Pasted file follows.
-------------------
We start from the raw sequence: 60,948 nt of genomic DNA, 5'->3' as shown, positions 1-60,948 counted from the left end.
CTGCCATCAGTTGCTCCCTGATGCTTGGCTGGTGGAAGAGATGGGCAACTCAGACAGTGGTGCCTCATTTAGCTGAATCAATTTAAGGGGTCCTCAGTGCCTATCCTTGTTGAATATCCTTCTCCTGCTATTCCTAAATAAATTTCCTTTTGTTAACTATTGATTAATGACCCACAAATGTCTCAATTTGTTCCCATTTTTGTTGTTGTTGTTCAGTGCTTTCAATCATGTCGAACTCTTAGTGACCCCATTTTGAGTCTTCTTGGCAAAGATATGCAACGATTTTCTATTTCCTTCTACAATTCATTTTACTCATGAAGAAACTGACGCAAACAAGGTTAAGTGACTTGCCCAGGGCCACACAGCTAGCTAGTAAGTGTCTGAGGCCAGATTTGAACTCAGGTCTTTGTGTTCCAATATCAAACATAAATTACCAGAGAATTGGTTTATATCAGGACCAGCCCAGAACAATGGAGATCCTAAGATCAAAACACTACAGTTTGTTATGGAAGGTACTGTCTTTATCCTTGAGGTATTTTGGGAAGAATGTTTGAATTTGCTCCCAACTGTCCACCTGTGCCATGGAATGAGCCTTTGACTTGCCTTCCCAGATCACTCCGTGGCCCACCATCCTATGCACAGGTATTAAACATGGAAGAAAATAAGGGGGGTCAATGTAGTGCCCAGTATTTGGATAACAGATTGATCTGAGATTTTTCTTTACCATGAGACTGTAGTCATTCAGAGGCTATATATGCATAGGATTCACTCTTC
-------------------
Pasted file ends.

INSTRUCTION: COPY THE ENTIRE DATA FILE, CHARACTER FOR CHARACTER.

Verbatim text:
We start from the raw sequence: 60,948 nt of genomic DNA, 5'->3' as shown, positions 1-60,948 counted from the left end.
CTGCCATCAGTTGCTCCCTGATGCTTGGCTGGTGGAAGAGATGGGCAACTCAGACAGTGGTGCCTCATTTAGCTGAATCAATTTAAGGGGTCCTCAGTGCCTATCCTTGTTGAATATCCTTCTCCTGCTATTCCTAAATAAATTTCCTTTTGTTAACTATTGATTAATGACCCACAAATGTCTCAATTTGTTCCCATTTTTGTTGTTGTTGTTCAGTGCTTTCAATCATGTCGAACTCTTAGTGACCCCATTTTGAGTCTTCTTGGCAAAGATATGCAACGATTTTCTATTTCCTTCTACAATTCATTTTACTCATGAAGAAACTGACGCAAACAAGGTTAAGTGACTTGCCCAGGGCCACACAGCTAGCTAGTAAGTGTCTGAGGCCAGATTTGAACTCAGGTCTTTGTGTTCCAATATCAAACATAAATTACCAGAGAATTGGTTTATATCAGGACCAGCCCAGAACAATGGAGATCCTAAGATCAAAACACTACAGTTTGTTATGGAAGGTACTGTCTTTATCCTTGAGGTATTTTGGGAAGAATGTTTGAATTTGCTCCCAACTGTCCACCTGTGCCATGGAATGAGCCTTTGACTTGCCTTCCCAGATCACTCCGTGGCCCACCATCCTATGCACAGGTATTAAACATGGAAGAAAATAAGGGGGGTCAATGTAGTGCCCAGTATTTGGATAACAGATTGATCTGAGATTTTTCTTTACCATGAGACTGTAGTCATTCAGAGGCTATATATGCATAGGATTCACTCTTC